BASE FLOOD. The flood having a one- percent chance of being equaled or exceeded in any given year. The base floor may also be referred to the one-percent annual chance floor or 100-year flood.
   BASE FLOOD ELEVATION (BFE). The water surface elevation of the base flood in relation to a specified datum, usually the North American Vertical Datum of 1988.
   BASEMENT. That portion of a structure having its floor sub-grade (below ground level) on all sides.
   BEST AVAILABLE FLOOD LAYER (BAFL). Floodplain studies and any corresponding floodplain maps prepared and/or approved by the Indiana Department of Natural Resources which provide base flood elevation information, floodplain limits, and/or floodway delineations for flood hazards identified by approximate studies on the currently effective FIRM (Zone A) and/or for waterways where the flood hazard is not identified on available floodplain mapping.
   COMMUNITY. A political entity that has the authority to adopt and enforce floodplain ordinances for the area under its jurisdiction.
   CRITICAL FACILITY. A facility for which even a slight chance of flooding might be too great. Critical facilities include, but are not limited to, schools, nursing homes, hospitals, police, fire, and emergency response installations, installations which produce, use or store hazardous materials or hazardous waste.
      (1)   Any man-made change to improved or unimproved real estate including but not limited to:
         (a)   Construction, reconstruction, or placement of a structure or any addition to a structure;
         (b)   Installing a manufactured home on a site, preparing a site for a manufactured home or installing a recreational vehicle on a site for more than 180 days;
         (c)   Installing utilities, erection of walls and fences, construction of roads, or similar projects;
         (d)   Construction of flood control structures such as levees, dikes, dams, channel improvements, etc.;
         (e)   Mining, dredging, filling, grading, excavation, or drilling operations;
         (f)   Construction and/or reconstruction of boat lifts, docks, piers, and seawalls;
         (g)   Construction and/or reconstruction of bridges or culverts;
         (h)   Storage of materials; or
         (i)   Any other activity that might change the direction, height, or velocity of flood or surface waters.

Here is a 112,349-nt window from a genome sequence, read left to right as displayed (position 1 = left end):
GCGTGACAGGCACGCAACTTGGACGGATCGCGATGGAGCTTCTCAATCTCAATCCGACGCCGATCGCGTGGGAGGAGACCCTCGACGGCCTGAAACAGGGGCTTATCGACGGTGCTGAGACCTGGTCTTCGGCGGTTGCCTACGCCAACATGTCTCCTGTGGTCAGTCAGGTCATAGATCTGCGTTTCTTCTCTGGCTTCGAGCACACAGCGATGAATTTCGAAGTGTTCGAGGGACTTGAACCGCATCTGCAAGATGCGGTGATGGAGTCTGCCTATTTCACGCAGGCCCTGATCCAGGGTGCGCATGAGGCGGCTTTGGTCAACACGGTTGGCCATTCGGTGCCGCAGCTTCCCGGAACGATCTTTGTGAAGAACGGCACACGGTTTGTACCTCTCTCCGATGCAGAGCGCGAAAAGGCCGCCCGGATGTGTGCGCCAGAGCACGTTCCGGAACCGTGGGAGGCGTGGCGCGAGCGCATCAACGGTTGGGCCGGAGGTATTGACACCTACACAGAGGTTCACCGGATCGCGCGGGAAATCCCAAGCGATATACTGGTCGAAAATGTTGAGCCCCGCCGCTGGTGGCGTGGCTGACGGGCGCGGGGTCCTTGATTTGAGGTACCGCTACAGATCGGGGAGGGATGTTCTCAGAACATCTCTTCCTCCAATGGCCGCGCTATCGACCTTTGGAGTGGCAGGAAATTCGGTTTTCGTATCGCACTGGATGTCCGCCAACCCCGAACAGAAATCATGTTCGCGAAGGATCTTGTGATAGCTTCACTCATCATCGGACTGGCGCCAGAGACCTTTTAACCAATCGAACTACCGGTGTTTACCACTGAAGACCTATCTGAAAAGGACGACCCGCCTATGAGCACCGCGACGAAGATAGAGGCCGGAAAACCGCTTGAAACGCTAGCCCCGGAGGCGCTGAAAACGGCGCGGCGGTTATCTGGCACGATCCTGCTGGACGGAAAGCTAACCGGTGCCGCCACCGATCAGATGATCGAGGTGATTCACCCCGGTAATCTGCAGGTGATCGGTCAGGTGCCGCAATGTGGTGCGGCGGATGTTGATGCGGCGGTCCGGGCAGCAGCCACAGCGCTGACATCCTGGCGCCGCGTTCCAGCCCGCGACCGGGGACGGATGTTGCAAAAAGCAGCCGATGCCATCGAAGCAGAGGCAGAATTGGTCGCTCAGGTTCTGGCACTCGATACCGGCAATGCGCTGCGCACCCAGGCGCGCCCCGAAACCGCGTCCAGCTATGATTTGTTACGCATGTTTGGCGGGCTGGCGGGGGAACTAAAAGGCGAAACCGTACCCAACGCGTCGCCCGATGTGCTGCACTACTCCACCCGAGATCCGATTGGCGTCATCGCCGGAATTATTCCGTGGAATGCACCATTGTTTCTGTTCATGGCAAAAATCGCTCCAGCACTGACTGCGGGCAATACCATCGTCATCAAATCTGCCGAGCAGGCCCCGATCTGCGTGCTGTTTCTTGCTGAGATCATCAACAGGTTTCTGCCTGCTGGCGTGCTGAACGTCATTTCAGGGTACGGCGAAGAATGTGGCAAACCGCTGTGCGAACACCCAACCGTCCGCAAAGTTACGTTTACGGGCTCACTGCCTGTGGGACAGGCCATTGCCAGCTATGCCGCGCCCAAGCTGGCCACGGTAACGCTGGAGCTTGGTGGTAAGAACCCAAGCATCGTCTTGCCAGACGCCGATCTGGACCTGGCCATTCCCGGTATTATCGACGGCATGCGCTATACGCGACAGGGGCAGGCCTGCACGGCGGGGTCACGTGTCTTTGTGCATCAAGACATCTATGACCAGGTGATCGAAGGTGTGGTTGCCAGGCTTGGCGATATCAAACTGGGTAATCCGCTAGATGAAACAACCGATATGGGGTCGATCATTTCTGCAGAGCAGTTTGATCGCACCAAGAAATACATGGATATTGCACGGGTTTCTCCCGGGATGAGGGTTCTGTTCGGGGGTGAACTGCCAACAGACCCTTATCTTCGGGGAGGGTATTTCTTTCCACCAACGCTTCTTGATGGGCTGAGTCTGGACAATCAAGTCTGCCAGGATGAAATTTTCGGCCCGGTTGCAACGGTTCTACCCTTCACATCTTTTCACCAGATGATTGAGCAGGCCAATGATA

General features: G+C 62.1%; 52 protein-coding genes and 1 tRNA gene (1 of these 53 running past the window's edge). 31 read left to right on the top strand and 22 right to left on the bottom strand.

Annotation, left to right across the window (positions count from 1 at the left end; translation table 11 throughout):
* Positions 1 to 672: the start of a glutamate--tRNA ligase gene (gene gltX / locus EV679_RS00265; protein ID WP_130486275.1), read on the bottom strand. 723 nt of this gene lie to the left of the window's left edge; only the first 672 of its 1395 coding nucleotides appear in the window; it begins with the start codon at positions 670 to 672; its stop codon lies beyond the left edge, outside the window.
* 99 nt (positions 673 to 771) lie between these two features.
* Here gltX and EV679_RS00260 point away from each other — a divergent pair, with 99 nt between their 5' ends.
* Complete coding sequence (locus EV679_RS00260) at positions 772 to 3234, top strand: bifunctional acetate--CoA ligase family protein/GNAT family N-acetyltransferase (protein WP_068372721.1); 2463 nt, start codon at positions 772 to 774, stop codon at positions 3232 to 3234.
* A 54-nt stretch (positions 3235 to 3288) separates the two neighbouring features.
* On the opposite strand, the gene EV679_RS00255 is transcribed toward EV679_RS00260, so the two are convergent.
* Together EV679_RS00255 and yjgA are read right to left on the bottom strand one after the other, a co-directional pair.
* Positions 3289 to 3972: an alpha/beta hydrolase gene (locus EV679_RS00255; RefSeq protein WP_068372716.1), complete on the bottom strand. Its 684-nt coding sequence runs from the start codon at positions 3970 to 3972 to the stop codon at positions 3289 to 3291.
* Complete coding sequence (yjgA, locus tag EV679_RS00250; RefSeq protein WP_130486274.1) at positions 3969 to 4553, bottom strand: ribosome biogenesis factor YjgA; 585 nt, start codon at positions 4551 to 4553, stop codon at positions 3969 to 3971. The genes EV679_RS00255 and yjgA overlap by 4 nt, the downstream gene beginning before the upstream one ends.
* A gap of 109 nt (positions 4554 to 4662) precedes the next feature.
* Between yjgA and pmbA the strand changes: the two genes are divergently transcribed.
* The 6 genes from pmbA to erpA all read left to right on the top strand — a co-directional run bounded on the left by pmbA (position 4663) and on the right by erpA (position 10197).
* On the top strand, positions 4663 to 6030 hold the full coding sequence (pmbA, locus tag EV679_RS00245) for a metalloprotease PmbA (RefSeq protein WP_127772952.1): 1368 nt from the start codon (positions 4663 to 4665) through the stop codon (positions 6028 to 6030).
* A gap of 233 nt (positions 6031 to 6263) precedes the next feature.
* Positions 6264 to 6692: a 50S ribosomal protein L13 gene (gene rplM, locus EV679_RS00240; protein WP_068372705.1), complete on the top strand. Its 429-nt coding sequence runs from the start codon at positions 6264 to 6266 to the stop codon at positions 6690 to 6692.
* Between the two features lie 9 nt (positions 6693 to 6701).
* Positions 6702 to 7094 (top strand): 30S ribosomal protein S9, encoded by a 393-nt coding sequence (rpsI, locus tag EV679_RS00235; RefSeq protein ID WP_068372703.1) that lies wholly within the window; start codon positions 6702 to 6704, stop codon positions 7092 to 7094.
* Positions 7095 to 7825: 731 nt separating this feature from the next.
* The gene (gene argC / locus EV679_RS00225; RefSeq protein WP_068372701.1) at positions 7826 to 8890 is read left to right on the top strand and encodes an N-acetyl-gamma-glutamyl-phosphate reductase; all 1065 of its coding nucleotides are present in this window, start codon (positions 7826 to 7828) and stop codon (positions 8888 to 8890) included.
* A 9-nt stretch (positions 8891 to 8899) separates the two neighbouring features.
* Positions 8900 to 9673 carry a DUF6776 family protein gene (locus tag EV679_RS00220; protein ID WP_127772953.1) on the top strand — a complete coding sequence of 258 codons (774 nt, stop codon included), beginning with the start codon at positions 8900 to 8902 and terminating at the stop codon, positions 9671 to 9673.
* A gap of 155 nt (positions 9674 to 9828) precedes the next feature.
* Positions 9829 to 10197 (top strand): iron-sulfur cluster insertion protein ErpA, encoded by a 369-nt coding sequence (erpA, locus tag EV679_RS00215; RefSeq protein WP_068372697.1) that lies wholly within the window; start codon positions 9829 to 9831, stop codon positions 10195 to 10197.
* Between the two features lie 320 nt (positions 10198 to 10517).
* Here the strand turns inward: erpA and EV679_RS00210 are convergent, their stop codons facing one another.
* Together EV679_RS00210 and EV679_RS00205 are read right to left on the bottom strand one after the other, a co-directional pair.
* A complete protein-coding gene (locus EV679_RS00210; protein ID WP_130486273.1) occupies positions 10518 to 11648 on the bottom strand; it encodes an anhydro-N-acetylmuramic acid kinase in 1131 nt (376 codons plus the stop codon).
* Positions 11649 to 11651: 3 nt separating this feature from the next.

(2)   Development does not include activities such as the maintenance of existing structures and facilities such as painting, re-roofing; resurfacing roads; or gardening, plowing, and similar agricultural practices that do not involve filling, grading, excavation, or the construction of permanent structures.
   ELEVATED STRUCTURE. A non-basement structure built to have the lowest floor elevated above the ground level by means of fill, solid foundation perimeter walls, filled stem wall foundations (also called chain walls), pilings, or columns (posts and piers).
   ELEVATION CERTIFICATE. A FEMA form that is routinely reviewed and approved by the White House Office of Management and Budget under the Paperwork Reduction Act, that is encouraged to be used to collect certified elevation information.
   ENCLOSED AREA (enclosure). Is an area of a structure enclosed by walls on all sides.
   EXISTING MANUFACTURED HOME PARK or SUBDIVISION. A manufactured home park or subdivision for which the construction of facilities for servicing the lots on which the manufactured homes are to be affixed (including, at a minimum, the installation of utilities, the construction of streets, and either final site grading or the pouring of concrete pads) is completed before the effective date of the community’s first floodplain ordinance.
   EXPANSION TO AN EXISTING MANUFACTURED HOME PARK OR SUBDIVISION. The preparation of additional sites by the construction of facilities for servicing the lots on which the manufactured homes are to be affixed (including the installation of utilities, the construction of streets, and either final site grading or the pouring of concrete pads).
   FEMA. The Federal Emergency Management Agency.
   FILL. For floodplain management purposes, means any material deposited or placed which has the effect of raising the level of ground surface above the natural grade elevation. Fill material included but is not limited to consolidated material such as concrete and brick and unconsolidated material such as soil, sand, and stone.
      (1)   A general and temporary condition of partial or complete inundation of normally dry land areas from:
         (a)   The overflow of inland or tidal waters.
         (b)   The unusual and rapid accumulation or runoff of surface waters from any source.
         (c)   Mudslides (i.e., mudflows) which are proximately caused by flooding and are akin to a river of liquid and flowing mud on the surfaces of normally dry land areas, as when earth is carried by a current of water and deposited along the path of the current.